For his first point, husband contends that the court erred in admitting evidence on settlement negotiations. The evidence in issue was a letter from wife's attorney to husband's attorney offering to settle the issues in dispute. We first note that, although this exhibit was offered into evidence, it was never formally admitted. However, husband argues that it was improperly considered by the court to reach its finding that husband's unreasonable settlement tactics and pretrial discovery increased wife's attorney's fees. Wife's attorney had offered the exhibit into evidence for this specific purpose.

Offers of settlement are inadmissible to prove liability for or invalidity of the claim or its amount. Ellis v. Ellis, 747 S.W.2d 711, 716 (Mo.App.1988); Mo. Evidence Restated, Sec. 408 (Mo.Bar 1984). The exhibit was never admitted and there is no indication that the court erroneously relied on its contents in determining the merits of the dissolution action. If it was relied on, it was relied on solely to resolve a collateral issuewhether settlement tactics increased wife's attorney's fees. We find no prejudicial error. Coffman v. Faulkner, 591 S.W.2d 23, 26 (Mo.App. 1979).

For his second point, husband contends that the trial court abused its discretion in allowing wife's attorney to ask husband's psychiatrist on direct examination whether he knew that husband had four prior attorneys in this case. Later in the trial, husband's attorney asked husband, "(N)ow, you've had three lawyers in this case; is that right?". An objection to the admission of evidence is waived where the objector elicits or introduces the same or similar evidence. Alvey v. Sears, Roebuck and Company, 360 S.W.2d 231, 234 (Mo.1962) (quoting from 88 C.J.S. Trial § 116 at 236). This evidence did not materially affect the outcome of this case and, therefore, does not constitute reversible error. Husband's second point is denied.

Husband contends under his third point that the $320 per month in maintenance was excessive in light of his ability to pay and wife's needs. Husband asserts that wife could support herself through her employment and from income-producing marital property apportioned to her.

We review an award of maintenance only for an abuse of discretion. Cooper v. Cooper, 778 S.W.2d 694, 697 (Mo.App. 1989). To justify a change on appeal, the amount of maintenance must be unwarranted and wholly beyond the means of the spouse who pays. Id. at 698; Hart v. Hart, 741 S.W.2d 105, 106-7 (Mo.App. 1987). It is the burden of the party challenging an award of maintenance to demonstrate that the award is so excessive as to constitute an abuse of the trial court's discretion. Williams, supra, 753 S.W.2d at 102.

The court based the maintenance award on husband's disability income. While this income was slightly lower than wife's income, there were other factors the court considered in determining the award. The court was entitled to consider the husband's past and future earning capacity. Cooper, supra, 778 S.W.2d at 698. For six years prior to trial, husband's average earnings were $57,800 per year. The court's conclusion that husband had the potential to earn far more than he was then making is supported by the evidence. A court may also consider a party's misconduct, including alcohol abuse, during the marriage. In re Marriage of Medlock, 749 S.W.2d 437, 445 (Mo.App.1988). There was substantial evidence to support the trial court's conclusion that the husband abused alcohol and hid marital assets.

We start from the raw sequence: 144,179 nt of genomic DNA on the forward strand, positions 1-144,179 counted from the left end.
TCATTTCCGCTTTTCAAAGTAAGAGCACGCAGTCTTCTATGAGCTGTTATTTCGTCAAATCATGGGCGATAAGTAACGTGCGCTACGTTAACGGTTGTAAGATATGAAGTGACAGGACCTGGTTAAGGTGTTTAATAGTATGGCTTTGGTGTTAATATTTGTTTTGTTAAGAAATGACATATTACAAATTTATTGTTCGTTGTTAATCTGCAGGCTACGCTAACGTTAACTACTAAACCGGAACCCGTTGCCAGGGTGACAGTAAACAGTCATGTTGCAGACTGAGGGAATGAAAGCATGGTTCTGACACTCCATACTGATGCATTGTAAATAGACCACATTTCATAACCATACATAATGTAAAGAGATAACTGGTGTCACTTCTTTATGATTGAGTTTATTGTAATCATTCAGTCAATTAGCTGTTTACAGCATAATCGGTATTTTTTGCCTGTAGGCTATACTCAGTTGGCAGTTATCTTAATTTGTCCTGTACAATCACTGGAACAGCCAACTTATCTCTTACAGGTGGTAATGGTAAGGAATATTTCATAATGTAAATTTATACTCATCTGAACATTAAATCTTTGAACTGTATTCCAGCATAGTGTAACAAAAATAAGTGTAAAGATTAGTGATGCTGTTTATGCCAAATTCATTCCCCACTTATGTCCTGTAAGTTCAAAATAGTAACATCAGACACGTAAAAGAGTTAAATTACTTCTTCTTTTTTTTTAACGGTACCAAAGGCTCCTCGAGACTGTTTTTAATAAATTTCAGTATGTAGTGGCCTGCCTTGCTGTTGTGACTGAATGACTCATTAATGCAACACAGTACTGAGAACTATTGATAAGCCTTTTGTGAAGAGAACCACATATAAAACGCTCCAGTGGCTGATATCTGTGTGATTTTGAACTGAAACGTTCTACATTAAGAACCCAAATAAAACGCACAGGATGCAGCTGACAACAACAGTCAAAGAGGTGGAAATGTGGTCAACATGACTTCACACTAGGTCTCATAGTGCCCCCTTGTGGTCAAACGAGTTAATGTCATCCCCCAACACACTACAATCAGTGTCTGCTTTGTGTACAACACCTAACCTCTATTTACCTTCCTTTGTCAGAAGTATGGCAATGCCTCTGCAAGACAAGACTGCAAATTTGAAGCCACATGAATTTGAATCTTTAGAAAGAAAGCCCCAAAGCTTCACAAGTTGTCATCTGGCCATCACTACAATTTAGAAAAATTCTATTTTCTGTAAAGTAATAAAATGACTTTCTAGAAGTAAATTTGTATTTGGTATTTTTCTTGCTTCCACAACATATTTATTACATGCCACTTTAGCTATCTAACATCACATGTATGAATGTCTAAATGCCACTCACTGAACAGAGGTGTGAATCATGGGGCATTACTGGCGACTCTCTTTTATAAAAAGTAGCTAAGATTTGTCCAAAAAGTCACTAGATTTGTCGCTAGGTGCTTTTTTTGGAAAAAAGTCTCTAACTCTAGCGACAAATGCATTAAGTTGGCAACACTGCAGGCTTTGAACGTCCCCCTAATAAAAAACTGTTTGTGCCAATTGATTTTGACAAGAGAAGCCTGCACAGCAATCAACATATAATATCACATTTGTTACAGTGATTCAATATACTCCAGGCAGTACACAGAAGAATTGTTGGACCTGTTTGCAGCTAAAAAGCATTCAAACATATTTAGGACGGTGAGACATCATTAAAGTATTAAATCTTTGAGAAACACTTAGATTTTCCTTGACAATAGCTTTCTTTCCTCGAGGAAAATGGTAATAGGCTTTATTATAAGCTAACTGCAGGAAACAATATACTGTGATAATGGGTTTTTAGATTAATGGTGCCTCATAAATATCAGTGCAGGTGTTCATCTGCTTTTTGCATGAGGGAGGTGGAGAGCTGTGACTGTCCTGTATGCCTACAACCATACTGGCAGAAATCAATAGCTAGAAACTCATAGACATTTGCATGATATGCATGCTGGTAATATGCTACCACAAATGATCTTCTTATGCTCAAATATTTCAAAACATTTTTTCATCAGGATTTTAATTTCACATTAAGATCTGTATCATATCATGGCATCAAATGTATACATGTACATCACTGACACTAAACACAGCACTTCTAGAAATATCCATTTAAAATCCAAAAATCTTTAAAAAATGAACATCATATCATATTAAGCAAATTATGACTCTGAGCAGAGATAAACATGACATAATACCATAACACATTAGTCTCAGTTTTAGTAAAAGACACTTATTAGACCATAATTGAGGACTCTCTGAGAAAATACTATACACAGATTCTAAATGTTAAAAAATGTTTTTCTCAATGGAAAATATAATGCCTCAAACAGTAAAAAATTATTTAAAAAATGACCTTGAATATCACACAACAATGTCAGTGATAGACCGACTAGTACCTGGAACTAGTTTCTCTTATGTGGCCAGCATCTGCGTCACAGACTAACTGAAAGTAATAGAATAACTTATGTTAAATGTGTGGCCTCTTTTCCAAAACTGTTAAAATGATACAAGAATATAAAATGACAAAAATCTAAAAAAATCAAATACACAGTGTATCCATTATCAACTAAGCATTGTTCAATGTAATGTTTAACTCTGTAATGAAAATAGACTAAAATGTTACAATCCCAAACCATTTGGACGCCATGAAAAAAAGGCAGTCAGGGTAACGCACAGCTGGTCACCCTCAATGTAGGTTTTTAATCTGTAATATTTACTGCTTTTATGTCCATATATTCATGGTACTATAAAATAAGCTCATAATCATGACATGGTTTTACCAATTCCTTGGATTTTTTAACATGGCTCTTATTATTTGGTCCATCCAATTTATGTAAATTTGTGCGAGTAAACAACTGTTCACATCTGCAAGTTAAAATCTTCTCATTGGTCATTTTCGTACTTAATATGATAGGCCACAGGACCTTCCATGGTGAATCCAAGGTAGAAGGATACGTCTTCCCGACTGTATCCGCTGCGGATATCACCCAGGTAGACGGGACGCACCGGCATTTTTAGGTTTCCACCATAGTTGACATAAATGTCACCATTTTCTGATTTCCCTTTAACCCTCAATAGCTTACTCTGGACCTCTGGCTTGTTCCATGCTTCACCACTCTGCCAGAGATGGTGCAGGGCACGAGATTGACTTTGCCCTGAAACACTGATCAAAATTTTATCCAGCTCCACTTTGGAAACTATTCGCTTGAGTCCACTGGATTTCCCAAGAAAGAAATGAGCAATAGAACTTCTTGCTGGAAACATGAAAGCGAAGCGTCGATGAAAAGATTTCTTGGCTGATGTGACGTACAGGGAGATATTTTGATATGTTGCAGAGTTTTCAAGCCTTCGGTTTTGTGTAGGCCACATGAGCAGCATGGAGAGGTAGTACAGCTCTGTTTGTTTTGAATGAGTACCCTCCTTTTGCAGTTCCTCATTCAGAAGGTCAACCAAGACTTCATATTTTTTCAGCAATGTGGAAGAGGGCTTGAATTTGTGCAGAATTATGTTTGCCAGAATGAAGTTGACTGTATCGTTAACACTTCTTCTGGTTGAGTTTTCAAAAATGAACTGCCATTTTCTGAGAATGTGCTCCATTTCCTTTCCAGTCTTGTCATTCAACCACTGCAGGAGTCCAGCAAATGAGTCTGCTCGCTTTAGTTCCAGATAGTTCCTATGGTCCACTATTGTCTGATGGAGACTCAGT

Furthermore, the court found that wife could not support herself independently to the standard she maintained before the marriage was dissolved. The standard of living established during the marriage is one of the factors to be considered in *500 awarding maintenance. § 452.335.2(4). This factor is of increased importance in a long-term marriage. Brueggemann v. Brueggmann, 551 S.W.2d 853, 857 (Mo. App. en banc 1977).

The court clearly took the relevant statutory factors into consideration. The award is not deficient because the court failed to specifically state it was guided by the statutory factors. Starrett v. Starrett, 703 S.W.2d 544, 548 (Mo.App.1985). The trial court did not abuse its discretion in awarding maintenance. The third point is denied.

For his fourth point, husband contends that the court abused its discretion in dividing the marital property because the court based a disproportionate distribution of the property on marital misconduct. He first argues that there was no misconduct. He further asserts that the court did not consider the statutory factors set forth in § 452.330.1 RSMo 1986.

The Dissolution of Marriage Act consigns the division of marital property to the sound discretion of the trial court. Dardick v. Dardick, 670 S.W.2d 865, 868 (Mo. banc 1984). We must defer to the trial court's judgment unless the judgment is improper under the principles of Murphy v. Carron, 536 S.W.2d 30, 32 (Mo. banc 1976), or an abuse of discretion is shown. Id.; Burbes v. Burbes, 739 S.W.2d 582, 585 (Mo.App.1987). A court is not required to make an equal division of marital property. Id. at 869; Kreitz v. Kreitz, 750 S.W.2d 681, 685 (Mo.App.1988). However, marital property must be apportioned in a manner which is fair in light of all the circumstances. Burbes, supra, at 585; Medlock, supra, 749 S.W.2d at 445.